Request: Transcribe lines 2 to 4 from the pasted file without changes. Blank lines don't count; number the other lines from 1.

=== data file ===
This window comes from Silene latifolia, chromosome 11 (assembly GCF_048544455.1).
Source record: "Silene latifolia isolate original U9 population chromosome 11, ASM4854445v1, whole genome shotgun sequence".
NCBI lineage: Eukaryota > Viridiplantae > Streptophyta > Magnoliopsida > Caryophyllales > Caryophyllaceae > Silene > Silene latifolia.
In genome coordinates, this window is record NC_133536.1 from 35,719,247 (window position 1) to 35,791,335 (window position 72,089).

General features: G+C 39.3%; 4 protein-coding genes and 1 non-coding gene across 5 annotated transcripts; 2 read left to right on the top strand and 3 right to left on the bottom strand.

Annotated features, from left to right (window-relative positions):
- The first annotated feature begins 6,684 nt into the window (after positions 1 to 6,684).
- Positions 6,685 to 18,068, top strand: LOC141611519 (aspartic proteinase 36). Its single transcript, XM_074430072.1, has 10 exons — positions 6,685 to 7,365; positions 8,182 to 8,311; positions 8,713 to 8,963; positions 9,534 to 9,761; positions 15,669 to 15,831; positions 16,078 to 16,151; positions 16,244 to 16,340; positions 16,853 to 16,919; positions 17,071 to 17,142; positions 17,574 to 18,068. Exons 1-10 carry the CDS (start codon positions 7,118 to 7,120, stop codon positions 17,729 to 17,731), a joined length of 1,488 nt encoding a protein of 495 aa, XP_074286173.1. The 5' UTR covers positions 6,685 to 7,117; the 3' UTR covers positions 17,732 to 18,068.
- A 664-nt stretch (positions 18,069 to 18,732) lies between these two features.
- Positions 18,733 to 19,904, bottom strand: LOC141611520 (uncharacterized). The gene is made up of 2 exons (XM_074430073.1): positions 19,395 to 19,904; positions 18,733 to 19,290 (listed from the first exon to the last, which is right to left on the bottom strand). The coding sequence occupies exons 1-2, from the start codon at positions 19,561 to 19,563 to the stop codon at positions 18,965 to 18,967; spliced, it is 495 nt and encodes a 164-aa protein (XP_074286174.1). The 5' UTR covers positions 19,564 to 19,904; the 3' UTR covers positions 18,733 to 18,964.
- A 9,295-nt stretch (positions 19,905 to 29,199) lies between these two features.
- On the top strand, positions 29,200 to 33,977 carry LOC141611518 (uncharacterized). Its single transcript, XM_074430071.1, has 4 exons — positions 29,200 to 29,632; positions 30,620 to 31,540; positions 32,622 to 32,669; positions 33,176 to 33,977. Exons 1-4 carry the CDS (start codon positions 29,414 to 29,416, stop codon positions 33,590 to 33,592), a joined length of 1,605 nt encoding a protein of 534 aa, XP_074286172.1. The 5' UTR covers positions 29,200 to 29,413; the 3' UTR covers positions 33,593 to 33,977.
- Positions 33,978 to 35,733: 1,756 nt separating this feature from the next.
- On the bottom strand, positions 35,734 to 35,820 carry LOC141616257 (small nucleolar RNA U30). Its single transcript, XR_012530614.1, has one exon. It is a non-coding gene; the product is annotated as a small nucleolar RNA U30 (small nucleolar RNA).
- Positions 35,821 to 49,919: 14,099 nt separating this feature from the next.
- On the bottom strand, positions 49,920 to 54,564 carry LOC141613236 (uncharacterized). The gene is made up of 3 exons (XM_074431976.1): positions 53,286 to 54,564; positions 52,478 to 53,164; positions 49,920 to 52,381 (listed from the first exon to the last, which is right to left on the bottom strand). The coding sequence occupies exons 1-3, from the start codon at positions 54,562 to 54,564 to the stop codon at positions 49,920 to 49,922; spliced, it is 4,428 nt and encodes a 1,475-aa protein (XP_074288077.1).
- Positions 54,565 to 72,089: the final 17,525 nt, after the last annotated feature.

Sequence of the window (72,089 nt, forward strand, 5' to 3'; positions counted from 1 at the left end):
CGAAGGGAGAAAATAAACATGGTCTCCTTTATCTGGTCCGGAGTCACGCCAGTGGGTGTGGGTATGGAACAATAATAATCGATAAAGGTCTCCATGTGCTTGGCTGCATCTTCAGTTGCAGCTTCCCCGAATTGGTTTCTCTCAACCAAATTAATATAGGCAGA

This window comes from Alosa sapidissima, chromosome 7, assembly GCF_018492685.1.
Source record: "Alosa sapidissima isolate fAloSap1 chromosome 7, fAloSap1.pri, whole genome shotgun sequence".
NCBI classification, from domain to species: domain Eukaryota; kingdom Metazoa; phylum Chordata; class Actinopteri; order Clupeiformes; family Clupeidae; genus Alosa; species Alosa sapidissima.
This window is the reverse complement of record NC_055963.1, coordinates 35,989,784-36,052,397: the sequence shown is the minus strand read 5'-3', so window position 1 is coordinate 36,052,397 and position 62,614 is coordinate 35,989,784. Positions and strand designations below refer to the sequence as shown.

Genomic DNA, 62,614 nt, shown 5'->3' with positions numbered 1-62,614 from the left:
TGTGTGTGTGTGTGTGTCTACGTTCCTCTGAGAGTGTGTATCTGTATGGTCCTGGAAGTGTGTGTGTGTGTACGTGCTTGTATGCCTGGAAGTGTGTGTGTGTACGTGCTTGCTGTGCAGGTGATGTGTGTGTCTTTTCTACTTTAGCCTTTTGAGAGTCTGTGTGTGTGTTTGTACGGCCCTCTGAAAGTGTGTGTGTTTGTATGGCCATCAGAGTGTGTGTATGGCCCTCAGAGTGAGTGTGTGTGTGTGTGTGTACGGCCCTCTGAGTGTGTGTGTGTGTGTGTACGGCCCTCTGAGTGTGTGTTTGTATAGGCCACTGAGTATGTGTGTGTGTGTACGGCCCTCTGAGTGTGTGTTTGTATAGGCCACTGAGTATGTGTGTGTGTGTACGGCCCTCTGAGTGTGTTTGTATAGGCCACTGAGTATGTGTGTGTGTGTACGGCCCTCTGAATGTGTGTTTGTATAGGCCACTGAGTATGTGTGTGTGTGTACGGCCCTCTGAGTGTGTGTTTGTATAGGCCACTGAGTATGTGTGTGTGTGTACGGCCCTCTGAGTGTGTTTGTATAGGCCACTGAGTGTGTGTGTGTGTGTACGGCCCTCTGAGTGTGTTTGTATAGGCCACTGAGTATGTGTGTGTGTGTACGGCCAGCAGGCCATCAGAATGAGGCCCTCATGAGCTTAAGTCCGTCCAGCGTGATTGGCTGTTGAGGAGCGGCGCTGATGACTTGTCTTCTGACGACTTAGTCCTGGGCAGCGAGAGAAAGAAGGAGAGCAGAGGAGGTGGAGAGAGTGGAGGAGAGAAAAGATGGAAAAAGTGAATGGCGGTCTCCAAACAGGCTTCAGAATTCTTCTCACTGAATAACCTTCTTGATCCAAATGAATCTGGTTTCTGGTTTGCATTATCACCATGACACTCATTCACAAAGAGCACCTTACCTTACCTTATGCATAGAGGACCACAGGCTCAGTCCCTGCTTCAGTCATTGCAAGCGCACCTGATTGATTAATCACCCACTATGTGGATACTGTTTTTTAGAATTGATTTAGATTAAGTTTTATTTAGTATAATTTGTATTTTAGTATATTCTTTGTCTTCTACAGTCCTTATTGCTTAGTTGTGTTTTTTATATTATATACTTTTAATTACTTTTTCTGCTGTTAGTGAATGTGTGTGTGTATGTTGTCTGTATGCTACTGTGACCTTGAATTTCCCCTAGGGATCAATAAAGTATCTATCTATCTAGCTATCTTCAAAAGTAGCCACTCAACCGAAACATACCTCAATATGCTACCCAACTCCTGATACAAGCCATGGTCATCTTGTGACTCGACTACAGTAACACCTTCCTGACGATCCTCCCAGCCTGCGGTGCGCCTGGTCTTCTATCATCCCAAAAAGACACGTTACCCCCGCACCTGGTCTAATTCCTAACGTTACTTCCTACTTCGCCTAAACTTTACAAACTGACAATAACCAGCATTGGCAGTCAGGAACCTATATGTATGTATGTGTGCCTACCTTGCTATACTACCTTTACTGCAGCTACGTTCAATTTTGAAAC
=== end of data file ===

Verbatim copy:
Source record: "Silene latifolia isolate original U9 population chromosome 11, ASM4854445v1, whole genome shotgun sequence".
NCBI lineage: Eukaryota > Viridiplantae > Streptophyta > Magnoliopsida > Caryophyllales > Caryophyllaceae > Silene > Silene latifolia.
In genome coordinates, this window is record NC_133536.1 from 35,719,247 (window position 1) to 35,791,335 (window position 72,089).